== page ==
TOPEKA, Kan. (KSNT) – A Kansas man is seeking help after receiving a letter that says he owes thousands of dollars in overpaid unemployment benefits.
George Larmer, who lives in Wichita, lost his job last year, and applied for unemployment, after suffering a critical intestinal disease that left him bed-ridden and unable to work.
“They said I was eligible because I couldn’t work, because I was medically incapable of working,” Larmer said. “Well, I’ve been in and out of surgery since January 31st.”
Between May and October of 2020, Larmer received more than $11,000 in unemployment insurance payments. He then got a letter from the Kansas Department of Labor, KDOL, stating that he was determined to be ineligible and overpaid. According to the letter, Larmer now owes it all back.
“If I had the money, I’d pay them, but I don’t. That’s the situation I’m in. I owe over $100,000 in medical bills,” he said.
Larmer said he’s tried calling the department and reaching out to lawmakers for help, but hasn’t been able to speak with anyone to rectify the situation.
In an interview with Kansas’ Capitol Bureau, KDOL Deputy Secretary Brett Flaschbarth, said the department is unable to provide information on Larmer’s claim due to privacy laws.
“There are some limited exceptions. For example, criminal investigations, the information can be shared, and disclosure to public officials in the performance of their duties,” Flaschbarth said.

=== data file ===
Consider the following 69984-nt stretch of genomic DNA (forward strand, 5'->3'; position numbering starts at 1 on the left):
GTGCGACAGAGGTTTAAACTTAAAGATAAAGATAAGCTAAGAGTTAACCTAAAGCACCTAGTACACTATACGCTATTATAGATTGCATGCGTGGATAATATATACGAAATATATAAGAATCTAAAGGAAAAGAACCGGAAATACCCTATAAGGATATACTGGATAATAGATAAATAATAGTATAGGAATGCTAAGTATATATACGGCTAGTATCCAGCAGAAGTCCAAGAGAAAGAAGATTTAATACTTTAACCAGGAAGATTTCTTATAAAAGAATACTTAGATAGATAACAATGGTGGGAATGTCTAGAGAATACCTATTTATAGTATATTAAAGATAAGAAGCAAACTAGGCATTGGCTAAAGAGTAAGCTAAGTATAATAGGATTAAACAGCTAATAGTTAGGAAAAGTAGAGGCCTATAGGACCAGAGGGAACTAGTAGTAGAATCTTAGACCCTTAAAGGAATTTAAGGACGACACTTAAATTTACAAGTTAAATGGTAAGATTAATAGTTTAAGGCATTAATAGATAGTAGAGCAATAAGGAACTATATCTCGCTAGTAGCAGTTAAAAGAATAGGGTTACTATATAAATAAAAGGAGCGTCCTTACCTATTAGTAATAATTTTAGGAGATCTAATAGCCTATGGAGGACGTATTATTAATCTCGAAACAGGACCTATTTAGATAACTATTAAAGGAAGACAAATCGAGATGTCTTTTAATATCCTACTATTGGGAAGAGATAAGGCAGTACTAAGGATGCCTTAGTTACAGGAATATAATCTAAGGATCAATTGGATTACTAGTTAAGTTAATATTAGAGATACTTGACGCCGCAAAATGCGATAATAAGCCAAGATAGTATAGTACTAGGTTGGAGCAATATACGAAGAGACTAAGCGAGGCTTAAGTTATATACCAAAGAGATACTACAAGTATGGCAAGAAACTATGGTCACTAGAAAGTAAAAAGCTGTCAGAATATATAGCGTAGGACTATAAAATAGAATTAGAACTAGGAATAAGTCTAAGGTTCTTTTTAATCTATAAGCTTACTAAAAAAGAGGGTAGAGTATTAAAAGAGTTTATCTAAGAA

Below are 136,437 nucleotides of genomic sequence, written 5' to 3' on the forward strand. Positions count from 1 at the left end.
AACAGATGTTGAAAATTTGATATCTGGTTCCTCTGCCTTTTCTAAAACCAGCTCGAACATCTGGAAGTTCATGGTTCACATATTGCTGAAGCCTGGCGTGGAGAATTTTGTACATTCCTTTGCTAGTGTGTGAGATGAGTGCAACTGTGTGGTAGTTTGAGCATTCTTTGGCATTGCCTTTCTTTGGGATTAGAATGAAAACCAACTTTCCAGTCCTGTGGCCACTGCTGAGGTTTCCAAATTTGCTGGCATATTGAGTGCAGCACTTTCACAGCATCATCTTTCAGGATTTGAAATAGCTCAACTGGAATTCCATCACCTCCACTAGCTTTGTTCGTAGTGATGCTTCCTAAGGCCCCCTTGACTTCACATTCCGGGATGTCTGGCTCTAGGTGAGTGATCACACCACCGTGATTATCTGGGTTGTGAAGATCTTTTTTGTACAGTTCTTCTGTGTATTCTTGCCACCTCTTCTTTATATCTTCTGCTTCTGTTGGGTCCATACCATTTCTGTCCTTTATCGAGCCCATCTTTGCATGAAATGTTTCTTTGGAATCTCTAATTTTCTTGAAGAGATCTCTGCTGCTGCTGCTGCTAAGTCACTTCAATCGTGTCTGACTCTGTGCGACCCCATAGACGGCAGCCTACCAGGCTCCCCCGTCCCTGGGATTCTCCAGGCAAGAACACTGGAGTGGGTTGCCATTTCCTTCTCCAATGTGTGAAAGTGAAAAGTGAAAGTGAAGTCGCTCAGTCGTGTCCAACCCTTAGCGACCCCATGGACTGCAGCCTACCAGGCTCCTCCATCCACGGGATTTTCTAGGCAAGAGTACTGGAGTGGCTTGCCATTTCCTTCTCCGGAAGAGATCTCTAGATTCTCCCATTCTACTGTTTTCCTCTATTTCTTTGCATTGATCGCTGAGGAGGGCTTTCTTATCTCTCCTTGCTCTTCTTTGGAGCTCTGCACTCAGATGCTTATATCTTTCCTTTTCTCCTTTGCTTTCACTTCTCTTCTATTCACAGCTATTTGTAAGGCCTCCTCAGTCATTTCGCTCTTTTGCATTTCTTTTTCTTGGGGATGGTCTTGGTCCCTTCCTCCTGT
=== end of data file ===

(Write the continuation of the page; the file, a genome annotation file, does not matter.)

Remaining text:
According to the department, federal law requires them to seek collection of any payments made in error, but “clawbacks” or retrieving money from a person’s bank account is not used to correct the issue.
Federal law requires KDOL to seek collection of any unemployment insurance payments that were made in error or due to fraud. There are a variety of collection mechanisms that are utilized, including voluntary repayment plans and use of the State of Kansas Setoff Program as well as the federal Treasury Offset Program. The practice of using a “clawback” or retrieving erroneously paid benefits from a claimant’s bank account is legally permissible but is not currently utilized by the agency in its collection efforts. The exception would be efforts to retrieve funds from banking institutions that have accounts which have been clearly identified as being paid, as the result of a fraudulent scheme.Kansas Department of Labor
The state is working on resolving issues with people struggling to get through phone lines, as the state’s unemployment office fields a high-volume of calls. Governor Laura Kelly announced the gradual onboarding of 500 more customer service representatives on Wednesday.
Until then, Larmer said he’s still trying to figure out why the department would now mark him ineligible.
According to state law, a person cannot be disqualified from receiving unemployment benefits if they were forced to leave work due to an illness or injury as advised by a medical professional.
Larmer said ongoing medical complication have put a hold on his ability to return to the workforce, receiving notices from doctors that have advised against it.
Now, he said he’s panicked, and scrambling to figure out how to pay back the money.
“If I wasn’t eligible, then why did you sign me up for it, now I’m stuck in a Catch 22. I’ve got no money, and I don’t want to lose my house and everything I own, or end up going to jail over owing money I wasn’t due to begin with, because they just paid me.”
Larmer is hoping to seek help with opening an appeal.